How do I decide if I need a therapist or not?
Now you would expect me to say ‘YES’ to that. After all, it’s what I do.But, what really matters is what YOU need, so here are the pros and cons (as I see them). I am assuming at this point you are not looking for a physical therapy such as massage or physiotherapy.
First questions to ask would be questions such as: ‘Is this affecting my life? Is it affecting my work? Does it have a significant impact on my mood? Have I had this for some time? Is it getting worse? Can the NHS help with this without me needing to take pills?’
If you have several ‘Yes’ answers to these questions, you may decide to start looking for help.
So what are the pros?
- You will be seen quickly, unfortunately there tends to be a waiting list for NHS therapy.
- You have a huge range of therapies to choose from, and this is good because not all therapies suit everybody.
- There may well be a therapy out there that doesn’t just help you, the right therapy can be transformational.
- Private therapists depend on our reputation. We will always do the best we can for you.
- Alternative/complementary therapies usually allow the therapist to be flexible in their approach and sometimes we may take unusual but effective roads to help you on your recovery. Standard therapies tend to have a set process that can’t be deviated from.
How about the cons?
- They will cost you. But what value do you put on your mind? It’s amazing how little value people put on it. Costs can vary enormously and price can usually reflect competency, but not always. Be careful of any therapy that insists on you returning week after week. A good therapist will want to see you sorted out and on your way as soon as is proper.
- What is an average cost? There isn’t one unfortunately. All costs depend on each individual case. My average hourly rate is £65, and I see clients for anything from one to ten sessions. The average for a complex problem is about 6 hours. A counsellor may well be cheaper, but progress can be slower.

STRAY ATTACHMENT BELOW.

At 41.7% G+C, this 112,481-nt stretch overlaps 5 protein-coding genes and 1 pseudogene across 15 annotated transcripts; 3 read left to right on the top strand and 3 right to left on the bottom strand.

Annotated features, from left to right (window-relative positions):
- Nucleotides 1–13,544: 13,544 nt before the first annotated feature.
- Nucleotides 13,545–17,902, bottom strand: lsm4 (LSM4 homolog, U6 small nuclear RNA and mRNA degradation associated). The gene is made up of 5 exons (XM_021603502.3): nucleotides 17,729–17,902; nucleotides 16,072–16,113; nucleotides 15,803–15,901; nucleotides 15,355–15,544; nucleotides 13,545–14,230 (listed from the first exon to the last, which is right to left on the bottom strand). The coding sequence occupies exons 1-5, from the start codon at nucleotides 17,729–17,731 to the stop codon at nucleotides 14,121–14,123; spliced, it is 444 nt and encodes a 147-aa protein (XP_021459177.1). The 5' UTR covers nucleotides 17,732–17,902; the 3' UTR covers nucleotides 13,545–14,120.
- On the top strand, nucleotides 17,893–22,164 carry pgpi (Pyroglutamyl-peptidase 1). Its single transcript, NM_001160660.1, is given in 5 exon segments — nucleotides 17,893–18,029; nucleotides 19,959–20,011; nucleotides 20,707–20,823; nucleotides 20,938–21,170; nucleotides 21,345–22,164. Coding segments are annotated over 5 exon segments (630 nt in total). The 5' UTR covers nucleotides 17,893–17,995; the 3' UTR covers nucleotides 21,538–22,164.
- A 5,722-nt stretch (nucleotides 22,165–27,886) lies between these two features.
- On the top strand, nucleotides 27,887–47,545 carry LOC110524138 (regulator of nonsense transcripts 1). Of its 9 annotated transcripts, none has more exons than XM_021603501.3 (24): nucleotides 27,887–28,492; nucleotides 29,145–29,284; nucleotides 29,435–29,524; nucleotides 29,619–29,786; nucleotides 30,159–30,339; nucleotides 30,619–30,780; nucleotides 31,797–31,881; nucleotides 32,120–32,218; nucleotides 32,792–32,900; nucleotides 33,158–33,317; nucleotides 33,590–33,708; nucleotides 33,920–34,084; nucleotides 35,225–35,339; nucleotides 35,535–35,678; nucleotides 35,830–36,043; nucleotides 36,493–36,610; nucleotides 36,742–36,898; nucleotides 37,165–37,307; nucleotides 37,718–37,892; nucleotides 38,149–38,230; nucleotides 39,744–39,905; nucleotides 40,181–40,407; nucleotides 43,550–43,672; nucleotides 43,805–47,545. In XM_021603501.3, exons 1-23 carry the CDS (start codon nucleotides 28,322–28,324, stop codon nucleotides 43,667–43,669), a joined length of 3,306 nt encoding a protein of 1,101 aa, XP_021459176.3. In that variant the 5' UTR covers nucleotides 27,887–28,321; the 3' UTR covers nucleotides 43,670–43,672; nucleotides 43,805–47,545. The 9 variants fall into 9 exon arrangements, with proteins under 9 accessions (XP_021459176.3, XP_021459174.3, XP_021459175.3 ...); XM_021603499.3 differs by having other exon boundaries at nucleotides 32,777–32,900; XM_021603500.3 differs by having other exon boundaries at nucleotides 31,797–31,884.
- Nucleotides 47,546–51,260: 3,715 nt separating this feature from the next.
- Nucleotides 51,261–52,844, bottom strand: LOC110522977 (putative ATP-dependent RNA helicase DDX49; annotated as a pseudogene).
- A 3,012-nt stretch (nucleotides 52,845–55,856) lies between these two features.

- The choice is enormous both in therapists and therapies. The answer is RESEARCH. Don’t forget, you are spending your money, you want value for it. Sometimes you need to match the therapy to your personality. So if for example you are a logical person, then a talking style therapy such as NLP or Counselling may be the answer. If you are a spiritual person then you may go for EFT, Reiki and other energy therapies.
- Some therapists may have excellent qualifications and have studied hard. Other therapists may have done all their training online and passed courses with a minimum of effort required. So ASK questions of your therapist. ASK where they studied and if they have insurance. Go with your gut feeling. If it says NO, then look elsewhere.
But here is the real question. Do I need a therapist at all?
There is no doubt that people can learn to live with all sorts of conditions, and can even find their own solution. That is undeniable. But it can be a long and painful road, if a better road can be found, logically that would be the least painful. The financial cost is fleeting, money comes and goes. Your mental health is way more important.